Rick2
Instructor

I Always wanted a V8 Vantage since I saw one at the auto show in Grand Raids, MI I don't know around 2004 or so. Every year they have the "Million Dollar Mile" which is a room where they line up a few exotics that you have to of out of town to actually buy. When I get rich & famous? I will own one.
DougL
Advanced Driver

I have owned a lot of old cars over the years, including a couple XJ-S. I cannot imagine owning an older classic or hobby car and paying someone else to repair it. They all would be money pits. I find the XJ-S to be about as reliable as anything else, but, as an upmarket luxury GT coupe, it has a lot of stuff packed in there that might need repair or maintenance at some point. Complex, older cars are more prone to problems than simple ones. You certainly won't have any problems with the AC or power windows on a Bugeye Sprite.
Inline8OD
Technician

Right. I've known three good wrenches, one a pro with his own long respected shop, primarily fans of old US fare, who to a man said a big Healey (100-6, 3000) the one Sceptered Isle barouche that never let them down.

However, XK Jags long suffered unwarranted rep for unreliability simply as most in the US having deferred maintenance or administered to by guys with experience in V-8s and slush boxes (how sporting...) requiring naught but occasional oil change.

True, some English cars' cooling systems despite heavy export biz, better for cooler, cloudy Britain. But there are ready remedies for that.

Nothing more reliable than a Bugeye Sprite other than the gravity-powered racers we cobbled from old furniture crates on ball bearinged wheels as lads.

Too many Yanks spoilt by living on seemingly inexhaustible, cornucopian huge continent, accordingly a "having it all" mindset. They want to "cut a dash" swanning around in one of the above on the cheap, then whine when something goes wrong.
lvc2jag
Intermediate Driver

I drove my 70 xke 60 miles round trip daily until mid 90s. Probably 1 hour working on it for every hour driven.  Heater worked great in socal except in the winter. However, only left me stranded one one time due to crimp in hose in canister. 😃

hb
Intermediate Driver

With my Jag being well behaved at the moment, I took in an orphaned MGB. Wowzers….One is like working on the space shuttle, the other like working on Fred Flintstones’ machine. But both great in their own way.

DC
Detailer

Thank you, Mr Newton and following commenters on British Car truths. Sad such wonderful cars are so poorly thought out

Makes maintenance on my ‘55 BelAir and SS 396 seem to be a walk in the park.

I've always liked the Aston DB series cars but I have always understood that you have to treat it like it is a six figure car with the repair bills. Too many figure cheap car only to find out the load of money required for repairs and upkeep.

The Jaguar was one of those cars that always felt old and felt more so as time went on. I'd rather have an E Type or a new F Type.
JSievers
Instructor

The DB7/9 cars are gorgeous, and I have been tempted to pull the trigger many times ... and may yet do so if I ever decide to get rid of my Italian mistress. I worked on many XJ-Ss back in the day, and all I can say is no thank you very much. On the other hand, I am highly conflicted about the Bentley Turbo R (I owned an RL). The interior is simply magnificent and I used to go out in the garage and just sit in the car breathing the leather smell and marveling at the wood, chrome and leather surroundings. However, the mechanicals are way over the top in needless complexity and nothing is easy to service. Compounding the problem, most parts are unique to the marque, unlike many other semi- and full-exotics where many components are sourced from major industry suppliers and can be purchased at reasonable prices with a little research. This means that with a Bentley (at least of Turbo R vintage) everything is beyond expensive due to its exclusivity. These cars are fantastic when running right, and draw huge attentions even today, but they are the ultimate nightmare if service and maintenance have been neglected. If one of these cars needs work you will not leave the shop without a five-figure repair bill. If you must, buy the best example you can find with full service history documentation. I'd even go so far as to recommend getting a car from a Bentley repair specialist who has gone through the car thoroughly and will offer some sort of warranty. If you are a skilled DIYer it is possible to a lot of the work yourself, but trust me when I say you won't enjoy it. Good luck!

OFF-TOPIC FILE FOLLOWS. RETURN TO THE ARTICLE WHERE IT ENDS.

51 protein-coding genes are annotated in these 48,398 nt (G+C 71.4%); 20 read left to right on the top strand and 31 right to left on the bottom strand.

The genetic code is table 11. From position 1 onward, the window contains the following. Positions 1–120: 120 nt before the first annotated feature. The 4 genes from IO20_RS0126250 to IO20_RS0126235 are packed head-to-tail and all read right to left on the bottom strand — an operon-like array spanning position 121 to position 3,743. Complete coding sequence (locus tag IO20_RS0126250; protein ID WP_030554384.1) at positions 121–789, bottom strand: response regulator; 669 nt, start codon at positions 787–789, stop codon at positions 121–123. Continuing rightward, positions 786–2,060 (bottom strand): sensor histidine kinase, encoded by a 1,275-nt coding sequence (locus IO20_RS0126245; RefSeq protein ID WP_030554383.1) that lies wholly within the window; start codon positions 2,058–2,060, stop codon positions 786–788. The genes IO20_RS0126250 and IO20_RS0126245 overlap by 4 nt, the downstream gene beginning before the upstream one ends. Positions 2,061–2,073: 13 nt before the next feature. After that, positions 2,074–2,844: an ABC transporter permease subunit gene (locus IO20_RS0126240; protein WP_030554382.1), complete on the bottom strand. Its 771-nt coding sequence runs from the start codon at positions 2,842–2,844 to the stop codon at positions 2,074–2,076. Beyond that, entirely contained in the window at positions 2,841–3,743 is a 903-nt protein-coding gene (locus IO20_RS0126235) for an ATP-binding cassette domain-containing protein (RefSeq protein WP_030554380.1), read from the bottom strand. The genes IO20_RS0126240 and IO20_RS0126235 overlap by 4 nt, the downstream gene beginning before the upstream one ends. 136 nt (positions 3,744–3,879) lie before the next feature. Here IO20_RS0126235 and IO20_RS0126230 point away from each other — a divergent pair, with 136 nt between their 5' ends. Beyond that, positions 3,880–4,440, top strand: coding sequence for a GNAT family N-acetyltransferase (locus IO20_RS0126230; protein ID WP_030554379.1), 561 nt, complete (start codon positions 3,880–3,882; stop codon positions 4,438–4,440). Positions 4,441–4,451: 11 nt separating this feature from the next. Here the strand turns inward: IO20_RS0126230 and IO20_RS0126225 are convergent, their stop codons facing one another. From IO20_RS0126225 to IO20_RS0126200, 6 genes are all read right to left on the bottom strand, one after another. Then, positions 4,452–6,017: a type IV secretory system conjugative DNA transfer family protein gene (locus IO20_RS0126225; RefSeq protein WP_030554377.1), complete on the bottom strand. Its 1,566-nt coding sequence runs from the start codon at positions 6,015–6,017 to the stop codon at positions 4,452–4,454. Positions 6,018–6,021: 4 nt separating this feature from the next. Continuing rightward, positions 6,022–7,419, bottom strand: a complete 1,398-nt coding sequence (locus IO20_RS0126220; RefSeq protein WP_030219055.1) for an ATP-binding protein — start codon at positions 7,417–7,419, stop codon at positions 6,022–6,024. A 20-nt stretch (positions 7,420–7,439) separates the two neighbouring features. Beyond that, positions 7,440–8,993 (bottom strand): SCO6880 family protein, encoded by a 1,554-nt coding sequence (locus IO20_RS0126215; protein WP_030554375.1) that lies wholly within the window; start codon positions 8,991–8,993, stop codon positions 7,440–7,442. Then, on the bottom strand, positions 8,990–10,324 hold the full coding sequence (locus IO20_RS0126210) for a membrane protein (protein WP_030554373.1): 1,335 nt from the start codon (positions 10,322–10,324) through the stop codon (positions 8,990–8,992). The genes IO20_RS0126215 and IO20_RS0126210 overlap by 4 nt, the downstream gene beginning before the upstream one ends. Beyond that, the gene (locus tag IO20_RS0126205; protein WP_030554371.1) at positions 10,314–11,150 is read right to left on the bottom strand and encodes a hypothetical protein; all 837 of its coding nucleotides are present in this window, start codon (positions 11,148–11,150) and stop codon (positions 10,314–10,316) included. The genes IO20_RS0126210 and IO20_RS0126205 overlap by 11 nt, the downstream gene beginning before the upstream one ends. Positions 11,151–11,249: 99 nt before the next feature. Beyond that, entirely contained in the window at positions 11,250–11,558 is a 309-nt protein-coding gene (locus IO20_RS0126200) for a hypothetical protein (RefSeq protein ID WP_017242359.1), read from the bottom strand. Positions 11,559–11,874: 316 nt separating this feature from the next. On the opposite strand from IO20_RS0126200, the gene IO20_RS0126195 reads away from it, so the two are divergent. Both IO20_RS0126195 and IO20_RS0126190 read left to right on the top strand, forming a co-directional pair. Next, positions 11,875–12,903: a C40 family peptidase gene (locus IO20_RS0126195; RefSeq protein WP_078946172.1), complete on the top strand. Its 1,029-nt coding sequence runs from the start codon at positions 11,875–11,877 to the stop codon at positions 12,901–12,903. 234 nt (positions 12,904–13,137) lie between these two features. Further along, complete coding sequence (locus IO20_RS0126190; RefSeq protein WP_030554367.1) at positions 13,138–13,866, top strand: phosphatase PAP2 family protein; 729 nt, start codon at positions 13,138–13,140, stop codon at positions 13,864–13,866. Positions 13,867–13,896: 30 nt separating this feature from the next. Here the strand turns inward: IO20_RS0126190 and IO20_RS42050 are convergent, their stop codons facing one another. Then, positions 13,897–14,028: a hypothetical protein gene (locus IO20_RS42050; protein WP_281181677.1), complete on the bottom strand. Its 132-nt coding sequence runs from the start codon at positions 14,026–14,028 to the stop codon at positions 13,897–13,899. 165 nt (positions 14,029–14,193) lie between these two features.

51JaguarC-type
Intermediate Driver

This is for all the people with negative comments about these three very nice looking vehicles, if you want to play with the big boys be prepared to be the price.
These cars are made for drivers and not for the average poser that can not afford the cost of proper maintenance and start the work on it himself with cheap parts from ebay and than start to cry when he runs in trouble, blame it on the car and of course Lucas.
964c4
Detailer

Cars for people that hate money.
jvonhaden
Pit Crew

I call my 90 XJS convertible my 100 mile car. That's the max distance I'll take it from home. Its left me stranded twice. Because I work on it myself, it hasn't been expensive. A fuel pump relay here, a grease covered crank position sensor there... Definitely not a vehicle for the mechanically challenged. The knowledge gained by fixing the XJS has saved me time and money when my 911SC suddenly wouldn't start. Immediately went to the fuel pump relay and five minutes later - vroom. The other thing you'll want to be prepared for is an oil covered garage floor. But that has been my experience with every vintage Euro vehicle I've owned. I adore the look and ride of the XJS convertible so it will stay with me even though it will never travel far from home.
audiobycarmine
Technician

Just a suggestion to anyone contemplating a Bentley Turbo R...
The article states: "the Turbo R also uses a specific size of Avon tire, the going rate for which is $500 each."

What about using different WHEELS?
CP66
Detailer

LS swapped XJ-S anybody? I've always thought about it but WAY too many irons in the fire.